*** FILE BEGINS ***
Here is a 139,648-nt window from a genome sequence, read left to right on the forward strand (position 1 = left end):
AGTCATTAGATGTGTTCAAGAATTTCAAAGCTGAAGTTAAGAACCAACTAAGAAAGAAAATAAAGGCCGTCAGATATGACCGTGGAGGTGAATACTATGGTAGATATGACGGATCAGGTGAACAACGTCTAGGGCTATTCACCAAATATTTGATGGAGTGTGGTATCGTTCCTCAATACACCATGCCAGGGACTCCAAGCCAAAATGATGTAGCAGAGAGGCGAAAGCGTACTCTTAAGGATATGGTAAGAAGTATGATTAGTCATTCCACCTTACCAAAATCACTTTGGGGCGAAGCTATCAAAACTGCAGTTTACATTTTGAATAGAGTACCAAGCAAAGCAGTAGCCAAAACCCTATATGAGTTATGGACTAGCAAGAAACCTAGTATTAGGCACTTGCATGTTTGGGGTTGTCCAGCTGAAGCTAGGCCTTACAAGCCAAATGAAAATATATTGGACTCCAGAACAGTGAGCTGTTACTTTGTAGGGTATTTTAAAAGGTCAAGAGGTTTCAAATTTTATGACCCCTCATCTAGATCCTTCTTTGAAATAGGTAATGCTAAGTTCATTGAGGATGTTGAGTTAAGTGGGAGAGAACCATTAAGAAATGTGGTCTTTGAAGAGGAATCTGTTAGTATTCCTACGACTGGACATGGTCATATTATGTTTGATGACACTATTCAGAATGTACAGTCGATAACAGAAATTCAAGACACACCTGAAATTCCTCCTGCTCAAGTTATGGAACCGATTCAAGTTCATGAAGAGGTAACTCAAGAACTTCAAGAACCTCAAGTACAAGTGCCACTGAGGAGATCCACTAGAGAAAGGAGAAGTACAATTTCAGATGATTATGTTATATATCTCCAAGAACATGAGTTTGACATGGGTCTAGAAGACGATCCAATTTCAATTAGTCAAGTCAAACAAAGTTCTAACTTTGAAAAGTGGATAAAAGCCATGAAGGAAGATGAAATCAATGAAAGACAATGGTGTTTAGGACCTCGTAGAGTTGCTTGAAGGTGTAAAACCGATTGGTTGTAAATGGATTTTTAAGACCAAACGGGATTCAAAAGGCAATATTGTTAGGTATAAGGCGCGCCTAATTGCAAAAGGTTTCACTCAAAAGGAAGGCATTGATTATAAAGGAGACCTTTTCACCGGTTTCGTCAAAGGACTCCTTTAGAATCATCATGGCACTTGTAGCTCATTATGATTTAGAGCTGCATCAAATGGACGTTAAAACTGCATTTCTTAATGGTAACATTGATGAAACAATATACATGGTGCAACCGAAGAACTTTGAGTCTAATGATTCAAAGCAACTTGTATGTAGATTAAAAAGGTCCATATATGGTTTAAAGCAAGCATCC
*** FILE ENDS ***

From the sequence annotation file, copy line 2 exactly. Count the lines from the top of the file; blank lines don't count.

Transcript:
AGTCATTAGATGTGTTCAAGAATTTCAAAGCTGAAGTTAAGAACCAACTAAGAAAGAAAATAAAGGCCGTCAGATATGACCGTGGAGGTGAATACTATGGTAGATATGACGGATCAGGTGAACAACGTCTAGGGCTATTCACCAAATATTTGATGGAGTGTGGTATCGTTCCTCAATACACCATGCCAGGGACTCCAAGCCAAAATGATGTAGCAGAGAGGCGAAAGCGTACTCTTAAGGATATGGTAAGAAGTATGATTAGTCATTCCACCTTACCAAAATCACTTTGGGGCGAAGCTATCAAAACTGCAGTTTACATTTTGAATAGAGTACCAAGCAAAGCAGTAGCCAAAACCCTATATGAGTTATGGACTAGCAAGAAACCTAGTATTAGGCACTTGCATGTTTGGGGTTGTCCAGCTGAAGCTAGGCCTTACAAGCCAAATGAAAATATATTGGACTCCAGAACAGTGAGCTGTTACTTTGTAGGGTATTTTAAAAGGTCAAGAGGTTTCAAATTTTATGACCCCTCATCTAGATCCTTCTTTGAAATAGGTAATGCTAAGTTCATTGAGGATGTTGAGTTAAGTGGGAGAGAACCATTAAGAAATGTGGTCTTTGAAGAGGAATCTGTTAGTATTCCTACGACTGGACATGGTCATATTATGTTTGATGACACTATTCAGAATGTACAGTCGATAACAGAAATTCAAGACACACCTGAAATTCCTCCTGCTCAAGTTATGGAACCGATTCAAGTTCATGAAGAGGTAACTCAAGAACTTCAAGAACCTCAAGTACAAGTGCCACTGAGGAGATCCACTAGAGAAAGGAGAAGTACAATTTCAGATGATTATGTTATATATCTCCAAGAACATGAGTTTGACATGGGTCTAGAAGACGATCCAATTTCAATTAGTCAAGTCAAACAAAGTTCTAACTTTGAAAAGTGGATAAAAGCCATGAAGGAAGATGAAATCAATGAAAGACAATGGTGTTTAGGACCTCGTAGAGTTGCTTGAAGGTGTAAAACCGATTGGTTGTAAATGGATTTTTAAGACCAAACGGGATTCAAAAGGCAATATTGTTAGGTATAAGGCGCGCCTAATTGCAAAAGGTTTCACTCAAAAGGAAGGCATTGATTATAAAGGAGACCTTTTCACCGGTTTCGTCAAAGGACTCCTTTAGAATCATCATGGCACTTGTAGCTCATTATGATTTAGAGCTGCATCAAATGGACGTTAAAACTGCATTTCTTAATGGTAACATTGATGAAACAATATACATGGTGCAACCGAAGAACTTTGAGTCTAATGATTCAAAGCAACTTGTATGTAGATTAAAAAGGTCCATATATGGTTTAAAGCAAGCATCC